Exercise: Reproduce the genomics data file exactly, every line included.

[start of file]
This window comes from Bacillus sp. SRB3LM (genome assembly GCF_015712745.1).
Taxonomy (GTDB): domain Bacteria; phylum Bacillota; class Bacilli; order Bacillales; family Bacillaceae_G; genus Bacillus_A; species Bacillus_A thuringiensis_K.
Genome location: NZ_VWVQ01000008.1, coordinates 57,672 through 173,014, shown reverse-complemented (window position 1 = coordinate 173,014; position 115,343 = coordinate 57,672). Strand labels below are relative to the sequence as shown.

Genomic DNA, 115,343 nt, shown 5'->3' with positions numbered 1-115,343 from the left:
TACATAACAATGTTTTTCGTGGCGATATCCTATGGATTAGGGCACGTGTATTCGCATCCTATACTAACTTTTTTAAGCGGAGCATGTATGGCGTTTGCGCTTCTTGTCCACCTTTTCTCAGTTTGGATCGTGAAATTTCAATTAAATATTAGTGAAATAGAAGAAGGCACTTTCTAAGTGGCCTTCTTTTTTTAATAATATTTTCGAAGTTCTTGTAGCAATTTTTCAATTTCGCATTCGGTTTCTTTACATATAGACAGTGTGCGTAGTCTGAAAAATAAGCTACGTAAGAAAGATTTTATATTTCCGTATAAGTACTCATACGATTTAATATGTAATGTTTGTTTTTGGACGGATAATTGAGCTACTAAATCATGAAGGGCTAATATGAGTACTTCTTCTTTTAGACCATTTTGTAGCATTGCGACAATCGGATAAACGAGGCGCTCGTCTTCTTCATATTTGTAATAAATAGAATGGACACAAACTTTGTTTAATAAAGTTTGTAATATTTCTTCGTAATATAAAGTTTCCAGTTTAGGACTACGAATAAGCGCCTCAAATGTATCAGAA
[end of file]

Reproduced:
This window comes from Bacillus sp. SRB3LM (genome assembly GCF_015712745.1).
Taxonomy (GTDB): domain Bacteria; phylum Bacillota; class Bacilli; order Bacillales; family Bacillaceae_G; genus Bacillus_A; species Bacillus_A thuringiensis_K.
Genome location: NZ_VWVQ01000008.1, coordinates 57,672 through 173,014, shown reverse-complemented (window position 1 = coordinate 173,014; position 115,343 = coordinate 57,672). Strand labels below are relative to the sequence as shown.

Genomic DNA, 115,343 nt, shown 5'->3' with positions numbered 1-115,343 from the left:
TACATAACAATGTTTTTCGTGGCGATATCCTATGGATTAGGGCACGTGTATTCGCATCCTATACTAACTTTTTTAAGCGGAGCATGTATGGCGTTTGCGCTTCTTGTCCACCTTTTCTCAGTTTGGATCGTGAAATTTCAATTAAATATTAGTGAAATAGAAGAAGGCACTTTCTAAGTGGCCTTCTTTTTTTAATAATATTTTCGAAGTTCTTGTAGCAATTTTTCAATTTCGCATTCGGTTTCTTTACATATAGACAGTGTGCGTAGTCTGAAAAATAAGCTACGTAAGAAAGATTTTATATTTCCGTATAAGTACTCATACGATTTAATATGTAATGTTTGTTTTTGGACGGATAATTGAGCTACTAAATCATGAAGGGCTAATATGAGTACTTCTTCTTTTAGACCATTTTGTAGCATTGCGACAATCGGATAAACGAGGCGCTCGTCTTCTTCATATTTGTAATAAATAGAATGGACACAAACTTTGTTTAATAAAGTTTGTAATATTTCTTCGTAATATAAAGTTTCCAGTTTAGGACTACGAATAAGCGCCTCAAATGTATCAGAA